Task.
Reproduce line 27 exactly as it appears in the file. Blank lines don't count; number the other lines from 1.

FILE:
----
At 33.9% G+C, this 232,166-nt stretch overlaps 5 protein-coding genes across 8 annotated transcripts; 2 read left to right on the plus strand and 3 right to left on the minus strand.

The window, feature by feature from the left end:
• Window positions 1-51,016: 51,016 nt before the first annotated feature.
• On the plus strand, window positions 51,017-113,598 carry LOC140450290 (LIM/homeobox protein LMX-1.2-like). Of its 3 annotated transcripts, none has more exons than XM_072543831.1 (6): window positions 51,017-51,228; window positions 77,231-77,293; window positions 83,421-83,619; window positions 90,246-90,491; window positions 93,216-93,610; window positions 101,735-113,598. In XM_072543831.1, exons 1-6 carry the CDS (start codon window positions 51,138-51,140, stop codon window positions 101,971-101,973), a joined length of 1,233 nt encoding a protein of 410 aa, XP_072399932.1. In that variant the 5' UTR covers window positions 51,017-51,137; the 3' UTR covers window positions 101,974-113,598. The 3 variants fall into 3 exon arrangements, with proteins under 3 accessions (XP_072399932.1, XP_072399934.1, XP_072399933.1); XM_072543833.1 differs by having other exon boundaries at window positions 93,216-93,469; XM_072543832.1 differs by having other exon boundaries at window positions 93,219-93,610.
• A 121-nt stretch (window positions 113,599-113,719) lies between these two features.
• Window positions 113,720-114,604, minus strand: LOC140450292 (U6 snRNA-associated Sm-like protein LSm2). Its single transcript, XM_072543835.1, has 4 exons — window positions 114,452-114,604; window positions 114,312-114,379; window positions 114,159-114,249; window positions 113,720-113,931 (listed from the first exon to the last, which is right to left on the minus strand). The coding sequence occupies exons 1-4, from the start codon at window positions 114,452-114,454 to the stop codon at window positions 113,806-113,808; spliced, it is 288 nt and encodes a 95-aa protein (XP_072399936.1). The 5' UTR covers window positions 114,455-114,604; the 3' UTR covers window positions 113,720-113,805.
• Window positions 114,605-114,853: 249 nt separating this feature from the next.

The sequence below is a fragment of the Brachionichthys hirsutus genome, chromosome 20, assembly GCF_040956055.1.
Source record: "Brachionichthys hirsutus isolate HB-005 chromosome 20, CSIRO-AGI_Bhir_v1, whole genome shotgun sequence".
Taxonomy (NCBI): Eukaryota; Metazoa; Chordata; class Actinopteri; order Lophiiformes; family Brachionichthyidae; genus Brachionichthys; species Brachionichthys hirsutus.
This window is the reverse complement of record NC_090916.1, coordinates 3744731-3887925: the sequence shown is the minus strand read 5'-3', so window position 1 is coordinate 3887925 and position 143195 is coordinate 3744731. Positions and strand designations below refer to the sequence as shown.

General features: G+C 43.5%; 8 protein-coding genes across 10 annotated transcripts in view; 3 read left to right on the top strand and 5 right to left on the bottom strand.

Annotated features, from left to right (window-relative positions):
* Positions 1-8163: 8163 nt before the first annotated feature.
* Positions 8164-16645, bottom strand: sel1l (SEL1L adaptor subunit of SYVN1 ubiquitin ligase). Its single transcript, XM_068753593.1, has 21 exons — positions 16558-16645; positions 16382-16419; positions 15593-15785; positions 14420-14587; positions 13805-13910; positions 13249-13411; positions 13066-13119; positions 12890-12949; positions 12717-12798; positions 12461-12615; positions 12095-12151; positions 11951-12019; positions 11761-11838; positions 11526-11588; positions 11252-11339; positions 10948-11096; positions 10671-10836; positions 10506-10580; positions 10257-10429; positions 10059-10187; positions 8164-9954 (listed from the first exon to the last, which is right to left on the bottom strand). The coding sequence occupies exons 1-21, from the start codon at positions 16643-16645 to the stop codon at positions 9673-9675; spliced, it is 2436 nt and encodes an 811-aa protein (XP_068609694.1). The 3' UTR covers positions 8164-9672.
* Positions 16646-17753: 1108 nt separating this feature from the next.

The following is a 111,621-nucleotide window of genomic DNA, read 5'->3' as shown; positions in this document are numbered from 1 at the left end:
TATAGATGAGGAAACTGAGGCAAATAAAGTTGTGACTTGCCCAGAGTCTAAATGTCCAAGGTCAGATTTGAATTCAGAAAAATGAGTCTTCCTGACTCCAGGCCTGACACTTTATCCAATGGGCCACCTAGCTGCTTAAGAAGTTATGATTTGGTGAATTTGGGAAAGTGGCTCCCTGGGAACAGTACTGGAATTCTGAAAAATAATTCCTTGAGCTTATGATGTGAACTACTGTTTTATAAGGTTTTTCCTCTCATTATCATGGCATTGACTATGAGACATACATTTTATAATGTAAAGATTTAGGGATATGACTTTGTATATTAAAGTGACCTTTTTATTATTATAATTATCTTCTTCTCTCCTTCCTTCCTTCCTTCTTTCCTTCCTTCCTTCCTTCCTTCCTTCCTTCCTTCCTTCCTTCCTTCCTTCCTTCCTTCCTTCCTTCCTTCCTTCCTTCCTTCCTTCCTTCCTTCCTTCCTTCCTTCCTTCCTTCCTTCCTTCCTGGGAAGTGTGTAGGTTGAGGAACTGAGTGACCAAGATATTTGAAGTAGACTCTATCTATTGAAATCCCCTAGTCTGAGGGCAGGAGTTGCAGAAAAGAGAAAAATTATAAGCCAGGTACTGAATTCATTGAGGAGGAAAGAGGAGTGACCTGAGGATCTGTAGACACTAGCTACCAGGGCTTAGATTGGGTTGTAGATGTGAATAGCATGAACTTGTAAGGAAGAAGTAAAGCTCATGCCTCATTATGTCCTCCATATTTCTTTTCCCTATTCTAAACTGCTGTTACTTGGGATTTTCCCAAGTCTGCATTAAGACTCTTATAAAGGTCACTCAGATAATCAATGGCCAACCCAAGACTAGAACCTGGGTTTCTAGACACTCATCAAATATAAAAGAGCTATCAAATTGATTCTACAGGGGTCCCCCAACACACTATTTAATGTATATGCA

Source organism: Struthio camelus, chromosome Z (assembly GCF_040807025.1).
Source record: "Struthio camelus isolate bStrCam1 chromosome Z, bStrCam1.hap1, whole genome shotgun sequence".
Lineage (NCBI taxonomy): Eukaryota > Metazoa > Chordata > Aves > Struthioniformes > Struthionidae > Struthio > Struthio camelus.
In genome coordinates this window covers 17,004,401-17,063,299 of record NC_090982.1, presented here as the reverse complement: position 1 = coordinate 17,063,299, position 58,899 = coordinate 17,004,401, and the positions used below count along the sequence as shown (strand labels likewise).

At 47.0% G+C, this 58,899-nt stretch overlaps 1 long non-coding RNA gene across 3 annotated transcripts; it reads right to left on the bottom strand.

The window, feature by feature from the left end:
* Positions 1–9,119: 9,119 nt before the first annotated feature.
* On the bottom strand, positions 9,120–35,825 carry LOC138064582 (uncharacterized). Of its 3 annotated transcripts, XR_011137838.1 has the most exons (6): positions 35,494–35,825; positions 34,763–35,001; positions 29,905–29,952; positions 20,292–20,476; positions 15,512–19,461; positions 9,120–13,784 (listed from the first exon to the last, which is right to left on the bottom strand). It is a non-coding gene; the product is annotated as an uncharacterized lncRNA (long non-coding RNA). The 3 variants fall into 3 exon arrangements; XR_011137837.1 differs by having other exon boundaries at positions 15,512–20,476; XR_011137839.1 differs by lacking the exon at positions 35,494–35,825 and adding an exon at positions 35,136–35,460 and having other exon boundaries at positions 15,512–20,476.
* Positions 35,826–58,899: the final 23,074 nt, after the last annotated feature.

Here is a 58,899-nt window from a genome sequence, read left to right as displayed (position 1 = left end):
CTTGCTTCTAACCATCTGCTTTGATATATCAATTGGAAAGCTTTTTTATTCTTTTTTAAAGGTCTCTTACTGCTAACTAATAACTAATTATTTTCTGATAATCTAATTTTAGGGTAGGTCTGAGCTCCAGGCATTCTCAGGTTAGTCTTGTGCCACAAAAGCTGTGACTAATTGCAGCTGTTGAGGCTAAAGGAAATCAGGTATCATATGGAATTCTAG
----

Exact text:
* Positions 35,826–58,899: the final 23,074 nt, after the last annotated feature.